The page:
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Random matrices whose limit gives exact Wigner surmise

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Let $M$ come from an ensemble of $N\times N$ matrices. The Wigner surmise is density function $p^W_0(s)=\frac{\pi}{2}se^{-\pi s^2/4}$. From a random matrix point of view, we can write $\rho^W_0(s)=\frac{d^2}{ds^2}E((0,s))$, where $E(I)$ is the eigenvalue gap probability: $M$ has no eigenvalues in interval $I$. $E(I)$ and it's derivatives are intimately related to the correlations between nearest neighbors.

Question 1: What are known random matrix ensembles which have their eigenvalue gap probability (in limit) exactly equal to the Wigner surmise? To be specific: either all $N\times N$ matrices have Wigner surmise OR the limiting eigenvalue distribution is exactly Wigner surmise.

Question 2: What are known interacting-particle systems which have their particle gap probability (in limit) exactly equal to the Wigner surmise?To be specific: either all $N\times N$ particle systems exhibit Wigner surmise OR the limiting particle distribution is exactly Wigner surmise.

One example that I've seen is the real Ginibre ensemble which takes a random Gaussian matrix and focuses only on real eigenvalues. Then the probability of there being an even number of eigenvalues in $[0,s]$ matches the Wigner surmise. This is equivalent to certain statistics of creation/annihilation processes on the line. In addition to this, there are some statistical physics spin systems which seem to give an exact surmise as well. Unfortunately I'm not an expert in the latter area.

Some more background:

It's a well known fact that many random matrix ensembles exhibit a (limiting) density function of the form:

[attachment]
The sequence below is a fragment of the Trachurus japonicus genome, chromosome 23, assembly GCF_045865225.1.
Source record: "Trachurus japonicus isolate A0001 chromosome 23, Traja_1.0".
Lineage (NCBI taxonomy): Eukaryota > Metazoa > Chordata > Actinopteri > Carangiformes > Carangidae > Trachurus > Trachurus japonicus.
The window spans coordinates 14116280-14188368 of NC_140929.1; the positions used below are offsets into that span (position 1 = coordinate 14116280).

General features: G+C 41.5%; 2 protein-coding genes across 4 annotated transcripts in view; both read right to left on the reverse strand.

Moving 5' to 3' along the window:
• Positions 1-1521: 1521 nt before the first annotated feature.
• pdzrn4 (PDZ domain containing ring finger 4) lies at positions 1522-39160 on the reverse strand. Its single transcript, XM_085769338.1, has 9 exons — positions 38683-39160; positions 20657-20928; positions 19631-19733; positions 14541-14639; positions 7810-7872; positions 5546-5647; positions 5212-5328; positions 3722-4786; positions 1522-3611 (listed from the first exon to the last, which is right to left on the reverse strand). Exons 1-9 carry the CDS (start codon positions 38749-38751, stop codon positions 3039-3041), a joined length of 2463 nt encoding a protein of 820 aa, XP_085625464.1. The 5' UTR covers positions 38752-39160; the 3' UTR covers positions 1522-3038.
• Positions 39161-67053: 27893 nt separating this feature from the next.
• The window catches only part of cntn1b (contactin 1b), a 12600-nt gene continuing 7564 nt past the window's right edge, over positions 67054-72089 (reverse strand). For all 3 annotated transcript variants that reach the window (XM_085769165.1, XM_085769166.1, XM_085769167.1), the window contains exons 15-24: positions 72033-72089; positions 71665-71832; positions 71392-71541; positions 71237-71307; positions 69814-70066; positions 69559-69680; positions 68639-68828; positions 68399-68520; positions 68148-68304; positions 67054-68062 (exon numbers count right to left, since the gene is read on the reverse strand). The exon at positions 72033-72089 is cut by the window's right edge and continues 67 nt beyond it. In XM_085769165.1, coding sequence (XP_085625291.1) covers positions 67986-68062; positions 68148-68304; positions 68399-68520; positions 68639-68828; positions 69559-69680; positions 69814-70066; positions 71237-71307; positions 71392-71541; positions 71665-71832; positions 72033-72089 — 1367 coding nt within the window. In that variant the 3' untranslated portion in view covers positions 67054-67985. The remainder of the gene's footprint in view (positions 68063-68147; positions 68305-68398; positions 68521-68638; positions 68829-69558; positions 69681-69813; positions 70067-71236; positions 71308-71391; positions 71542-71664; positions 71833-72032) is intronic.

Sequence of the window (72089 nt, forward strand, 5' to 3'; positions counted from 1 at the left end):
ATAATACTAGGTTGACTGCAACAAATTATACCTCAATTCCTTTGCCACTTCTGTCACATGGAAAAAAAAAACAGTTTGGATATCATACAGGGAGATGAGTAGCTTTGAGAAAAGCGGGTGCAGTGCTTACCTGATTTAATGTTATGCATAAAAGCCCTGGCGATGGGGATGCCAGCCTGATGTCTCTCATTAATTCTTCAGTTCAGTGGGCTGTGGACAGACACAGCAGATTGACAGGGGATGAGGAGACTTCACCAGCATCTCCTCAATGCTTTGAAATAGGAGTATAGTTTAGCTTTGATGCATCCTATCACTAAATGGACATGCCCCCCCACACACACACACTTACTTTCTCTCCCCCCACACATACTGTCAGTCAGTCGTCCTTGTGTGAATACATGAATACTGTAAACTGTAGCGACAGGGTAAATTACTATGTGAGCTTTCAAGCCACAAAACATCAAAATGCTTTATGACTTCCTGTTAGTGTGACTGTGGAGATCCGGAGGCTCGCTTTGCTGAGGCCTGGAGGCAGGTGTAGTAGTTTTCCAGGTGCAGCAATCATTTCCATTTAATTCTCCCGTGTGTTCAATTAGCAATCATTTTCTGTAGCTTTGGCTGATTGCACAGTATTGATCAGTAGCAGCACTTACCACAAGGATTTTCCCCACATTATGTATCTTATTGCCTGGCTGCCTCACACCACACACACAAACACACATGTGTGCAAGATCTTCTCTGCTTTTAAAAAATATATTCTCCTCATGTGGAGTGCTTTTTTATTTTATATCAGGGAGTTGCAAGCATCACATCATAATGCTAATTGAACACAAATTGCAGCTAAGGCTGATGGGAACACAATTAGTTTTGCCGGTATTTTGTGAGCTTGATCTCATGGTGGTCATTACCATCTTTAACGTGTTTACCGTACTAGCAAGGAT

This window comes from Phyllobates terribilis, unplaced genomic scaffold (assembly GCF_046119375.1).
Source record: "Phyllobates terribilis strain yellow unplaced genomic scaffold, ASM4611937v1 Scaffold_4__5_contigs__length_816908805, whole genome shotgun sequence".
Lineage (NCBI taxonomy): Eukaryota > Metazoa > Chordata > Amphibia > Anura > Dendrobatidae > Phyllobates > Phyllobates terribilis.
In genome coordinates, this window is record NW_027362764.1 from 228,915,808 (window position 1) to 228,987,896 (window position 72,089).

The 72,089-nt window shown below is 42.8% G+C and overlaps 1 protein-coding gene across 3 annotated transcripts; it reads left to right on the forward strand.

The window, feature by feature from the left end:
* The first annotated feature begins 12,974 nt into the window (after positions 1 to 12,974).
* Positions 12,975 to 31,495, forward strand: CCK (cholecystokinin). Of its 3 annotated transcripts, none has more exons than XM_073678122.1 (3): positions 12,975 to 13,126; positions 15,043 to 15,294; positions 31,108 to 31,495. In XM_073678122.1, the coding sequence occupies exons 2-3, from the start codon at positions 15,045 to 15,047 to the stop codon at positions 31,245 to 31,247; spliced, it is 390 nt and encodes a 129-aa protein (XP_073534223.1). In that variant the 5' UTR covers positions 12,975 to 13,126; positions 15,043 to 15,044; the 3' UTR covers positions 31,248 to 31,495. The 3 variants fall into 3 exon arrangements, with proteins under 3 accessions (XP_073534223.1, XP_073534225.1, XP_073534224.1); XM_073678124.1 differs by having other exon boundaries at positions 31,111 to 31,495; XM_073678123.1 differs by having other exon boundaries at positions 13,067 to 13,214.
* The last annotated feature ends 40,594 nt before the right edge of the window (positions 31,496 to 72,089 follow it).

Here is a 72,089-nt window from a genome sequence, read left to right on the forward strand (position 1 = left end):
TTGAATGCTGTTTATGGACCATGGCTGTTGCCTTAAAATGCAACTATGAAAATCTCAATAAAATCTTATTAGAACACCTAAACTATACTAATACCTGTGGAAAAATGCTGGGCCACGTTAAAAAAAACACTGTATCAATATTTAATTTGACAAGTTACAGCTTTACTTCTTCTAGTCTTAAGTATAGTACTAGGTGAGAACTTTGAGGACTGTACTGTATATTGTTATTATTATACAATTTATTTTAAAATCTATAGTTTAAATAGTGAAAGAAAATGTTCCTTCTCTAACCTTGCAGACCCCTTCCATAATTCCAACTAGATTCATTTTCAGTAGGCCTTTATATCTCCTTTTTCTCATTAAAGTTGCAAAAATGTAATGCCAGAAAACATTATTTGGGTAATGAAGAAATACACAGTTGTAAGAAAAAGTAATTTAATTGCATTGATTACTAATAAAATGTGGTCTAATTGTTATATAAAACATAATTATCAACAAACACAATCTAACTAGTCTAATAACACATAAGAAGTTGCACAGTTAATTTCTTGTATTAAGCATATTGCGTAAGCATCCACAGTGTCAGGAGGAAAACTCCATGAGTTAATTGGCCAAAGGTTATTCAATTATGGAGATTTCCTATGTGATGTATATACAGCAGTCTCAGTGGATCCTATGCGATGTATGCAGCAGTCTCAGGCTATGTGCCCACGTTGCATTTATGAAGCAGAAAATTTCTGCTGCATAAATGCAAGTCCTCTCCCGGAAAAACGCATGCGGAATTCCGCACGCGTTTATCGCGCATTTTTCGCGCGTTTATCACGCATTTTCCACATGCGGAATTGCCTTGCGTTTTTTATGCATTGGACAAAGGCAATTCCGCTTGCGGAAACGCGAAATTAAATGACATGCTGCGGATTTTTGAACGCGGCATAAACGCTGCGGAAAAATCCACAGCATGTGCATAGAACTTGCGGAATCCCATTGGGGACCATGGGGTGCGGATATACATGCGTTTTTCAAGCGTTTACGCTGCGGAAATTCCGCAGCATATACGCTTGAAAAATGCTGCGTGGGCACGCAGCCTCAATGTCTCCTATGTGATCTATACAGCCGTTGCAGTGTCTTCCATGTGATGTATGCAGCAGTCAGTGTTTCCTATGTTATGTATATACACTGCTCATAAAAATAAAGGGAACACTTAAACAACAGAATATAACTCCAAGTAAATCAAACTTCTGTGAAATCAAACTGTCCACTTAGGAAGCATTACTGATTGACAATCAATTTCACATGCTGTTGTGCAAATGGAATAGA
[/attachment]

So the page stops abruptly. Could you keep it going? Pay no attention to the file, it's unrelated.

$$p_0(s)=\frac{2u(\pi^2 s^2/4)}{s}\exp\left(-\int_0^{\pi^2 s^2/4}\frac{u(t)}{t}dt\right),$$

where $u$ satisfies a Painleve equation and of which $\rho_0^W(s)$ is a special case. So in short, $\rho^W_0(s)$ is usually an approximation, not an exact answer. One can certainly derive some conditions on $u$ and the resulting Painleve equation to get an exact Wigner surmise but this doesn't answer from which random matrix ensembles it comes from.

This post imported from StackExchange MathOverflow at 2015-03-12 12:24 (UTC), posted by SE-user Alex R.
asked Oct 3, 2014 in Theoretical Physics by Alex R. (20 points) [ no revision ]
retagged Mar 12, 2015
one answer to question 1 is the Gaussian ensemble of 2x2 matrices; this is how Wigner arrived at his surmise...

This post imported from StackExchange MathOverflow at 2015-03-12 12:25 (UTC), posted by SE-user Carlo Beenakker
@CarloBeenakker: That's cute! I completely forgot about that example. I've added emphasis that the matrices don't need to have exact Wigner surmise, but their limiting distribution should be exact.

This post imported from StackExchange MathOverflow at 2015-03-12 12:25 (UTC), posted by SE-user Alex R.

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